[Portions of this review were previously published at Good Letters the Image blog.]

Martin Scorsese was so impressed by Matteo Garrone’s film about the Italian mafia, Gommorah, that he stamped his name on it to attract a larger American audience.

And yet, it’s so very different from any gangster epic that he, Francis Ford Coppola, or any American filmmakers have made. This isn’t a story about how a nobody worked his way up to become a monster, or about some charismatic bad guys who are finally caught by sin’s bloody consequences.

“Gomorrah” is a clever reference to a damned city and to the crime network controlling it—the Camorra clan. Garrone’s film, released this year in a two-disc Criterion edition, focuses on an entire community suffering under Camooran oppression. It becomes an inescapable labyrinth that would have given Kafka nightmares, as the Cammora have a chokehold on their country. Their network has become a monster with far-reaching tentacles.

It’s a confusing film the first time through; Garrone drops us into crowded scenarios in medias res, and we’re left to work out who’s who and how they’re connected to the gangsters. But it doesn’t take long to understand that everything is tainted by their criminal operations. Whether it’s murder by gunshots or murder made slow by covert toxic-waste dumping, these drug lords are slowly killing whole neighborhoods, including the persecuted people who do their dirty work.

It’s full of scenes that introduce us into the environment and activities of poor laborers in a housing project in Naples. But as we watch each scenario, the pricking in our thumbs worsens into revelations of pervasive depravity. We learn that even the most mundane transactions and conversations are poisoned by the ploys of the Cammora, Italy’s dominant crime network. And then, its style – almost cinema verite – becomes something more like an X-ray, exposing a chilly image of malignant crime and corruption as it spread throughout the body of a culture.

Then, the doctor, director Matteo Garrone, pans back to show you that the disease has spread beyond Italy’s body. It’s contagious. It’s global.

I could point to the brilliance of any number of scenes that illustrate this. Let’s take two:

An old peasant woman carries a crate of peaches to the toxic waste management specialist visiting her neighborhood in southern Italy. He accepts them graciously, and then drives away, only to ask his young assistant Roberto to throw the peaches out.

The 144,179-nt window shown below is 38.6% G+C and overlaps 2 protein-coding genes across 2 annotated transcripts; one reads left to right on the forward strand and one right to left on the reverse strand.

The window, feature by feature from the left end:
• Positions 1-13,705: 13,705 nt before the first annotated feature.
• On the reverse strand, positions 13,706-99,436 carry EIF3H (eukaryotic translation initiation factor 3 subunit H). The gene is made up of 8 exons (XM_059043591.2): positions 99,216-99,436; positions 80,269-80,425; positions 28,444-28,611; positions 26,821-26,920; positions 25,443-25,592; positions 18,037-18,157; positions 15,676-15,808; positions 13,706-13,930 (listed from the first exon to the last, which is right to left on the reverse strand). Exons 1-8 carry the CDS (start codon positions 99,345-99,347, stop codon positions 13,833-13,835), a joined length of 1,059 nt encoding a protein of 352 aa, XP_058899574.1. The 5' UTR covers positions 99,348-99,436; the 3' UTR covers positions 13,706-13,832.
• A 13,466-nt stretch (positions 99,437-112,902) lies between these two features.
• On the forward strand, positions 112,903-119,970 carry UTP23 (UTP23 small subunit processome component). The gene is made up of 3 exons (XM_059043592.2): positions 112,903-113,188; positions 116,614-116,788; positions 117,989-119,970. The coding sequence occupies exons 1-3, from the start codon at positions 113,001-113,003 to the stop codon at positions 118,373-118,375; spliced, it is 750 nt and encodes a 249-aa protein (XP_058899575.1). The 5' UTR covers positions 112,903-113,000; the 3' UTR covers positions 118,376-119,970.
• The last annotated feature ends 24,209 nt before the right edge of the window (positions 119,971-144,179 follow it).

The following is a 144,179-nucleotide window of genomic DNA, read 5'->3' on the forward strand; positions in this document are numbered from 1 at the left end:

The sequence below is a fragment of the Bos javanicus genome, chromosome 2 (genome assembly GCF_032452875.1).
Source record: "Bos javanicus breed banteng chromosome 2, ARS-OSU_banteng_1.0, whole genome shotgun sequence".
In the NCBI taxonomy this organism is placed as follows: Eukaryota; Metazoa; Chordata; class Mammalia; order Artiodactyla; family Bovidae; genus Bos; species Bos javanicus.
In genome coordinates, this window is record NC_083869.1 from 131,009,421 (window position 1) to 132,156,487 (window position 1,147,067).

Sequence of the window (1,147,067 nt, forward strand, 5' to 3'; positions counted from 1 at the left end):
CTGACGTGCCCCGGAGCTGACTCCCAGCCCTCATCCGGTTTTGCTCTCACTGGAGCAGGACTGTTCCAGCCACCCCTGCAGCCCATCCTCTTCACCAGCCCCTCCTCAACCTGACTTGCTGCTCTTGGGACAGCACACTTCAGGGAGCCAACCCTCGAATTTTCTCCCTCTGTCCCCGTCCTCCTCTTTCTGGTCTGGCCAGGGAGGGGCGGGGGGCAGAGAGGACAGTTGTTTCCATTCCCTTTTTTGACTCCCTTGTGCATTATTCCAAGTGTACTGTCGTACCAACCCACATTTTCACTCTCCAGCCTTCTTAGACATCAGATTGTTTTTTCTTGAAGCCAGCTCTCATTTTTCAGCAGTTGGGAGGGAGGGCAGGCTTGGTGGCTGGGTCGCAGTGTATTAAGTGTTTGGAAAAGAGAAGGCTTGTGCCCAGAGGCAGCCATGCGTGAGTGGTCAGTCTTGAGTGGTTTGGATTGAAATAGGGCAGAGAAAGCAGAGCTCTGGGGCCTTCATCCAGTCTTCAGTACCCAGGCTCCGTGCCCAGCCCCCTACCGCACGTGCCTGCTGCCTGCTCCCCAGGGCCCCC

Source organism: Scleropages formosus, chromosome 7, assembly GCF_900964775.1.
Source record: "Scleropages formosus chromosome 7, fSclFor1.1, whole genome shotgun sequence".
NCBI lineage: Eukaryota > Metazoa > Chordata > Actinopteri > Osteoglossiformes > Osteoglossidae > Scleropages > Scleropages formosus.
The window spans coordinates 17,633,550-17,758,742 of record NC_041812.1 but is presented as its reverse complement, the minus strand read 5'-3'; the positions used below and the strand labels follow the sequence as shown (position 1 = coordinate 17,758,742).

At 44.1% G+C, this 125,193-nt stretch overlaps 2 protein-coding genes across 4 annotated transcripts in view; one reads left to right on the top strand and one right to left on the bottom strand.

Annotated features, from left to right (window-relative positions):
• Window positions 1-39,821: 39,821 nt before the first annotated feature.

At first this seems cruel and wasteful. Roberto, heartsick, looks down at the peaches lying in the gutter. And we realize that this isn’t a case of disrespecting the old woman’s gift. No, it’s far worse than that. The peaches have probably been poisoned by the toxic waste dumped in the neighborhood landfill, and they, like the Camorra’s slaves – willing and unwilling – will go on suffering and dying from exposure to their crimes.

The sight of those beautiful, throwaway peaches is one of the film’s few poetic flourishes; everything else is depicted with clinical objectivity. But at that point in the film, a bit of poetry is a welcome pause. We’ve seen so much corruption. And at last we’re allowed, for a moment, to mourn.

In another unforgettable moment, a humble tailor who goes on doing his best despite his corrupt context and inescapable criminal connections glances up at the television and smiles. With pride, he sees that Scarlett Johansson is wearing a dress from his new line as she walks the red carpet. And with that, Garrone quietly daggers us with the revelation that we, watching and celebrating Italian fashions as we celebrate our celebrity culture, are not so innocent of this criminal underworld as we’d like to believe.

Of course, he’s already shown how American media has contributed to this underworld. In more than one scene, brutal youths quote Scarface’s Tony Montana and act out his maniacal machine-gun spray, as if they understand Montana to be some kind of role model. The difference between Garrone’s film and the American depictions of the Italian mafia? Nobody will ever mimic these youngsters’ buffoonish antics. They’ve been shown in the cold, punishing light of truth, and what comes to them is not a mansion and a Michelle Pfeiffer lookalike, but the wages of sin, unglamorized.

At first, <i>Gomorrah</i> may feel to American moviegoers like a “foreign” film about a “foreign” problem. But if they’re paying attention, I suspect that they will feel heartsick as the distance between “us” and “them” is slowly erased, and we realize Cammoran corruption stains American hands as well. The title cards at the end of the film, describing the extent of the crooks’ influence, come like a knockout punch. I’m still reeling from the impact.

Ephesians 5:11 — an essential New Testament exhortation for artists — says, “Have nothing to do with the unfruitful deeds of darkness. Instead, even expose them.” This film is based on the testimony of Roberto Saviano. By telling the truth, he may not set the world free, but he makes us more aware of the poison and the persecuted, which can kindle compassion and complicate the villains’ work.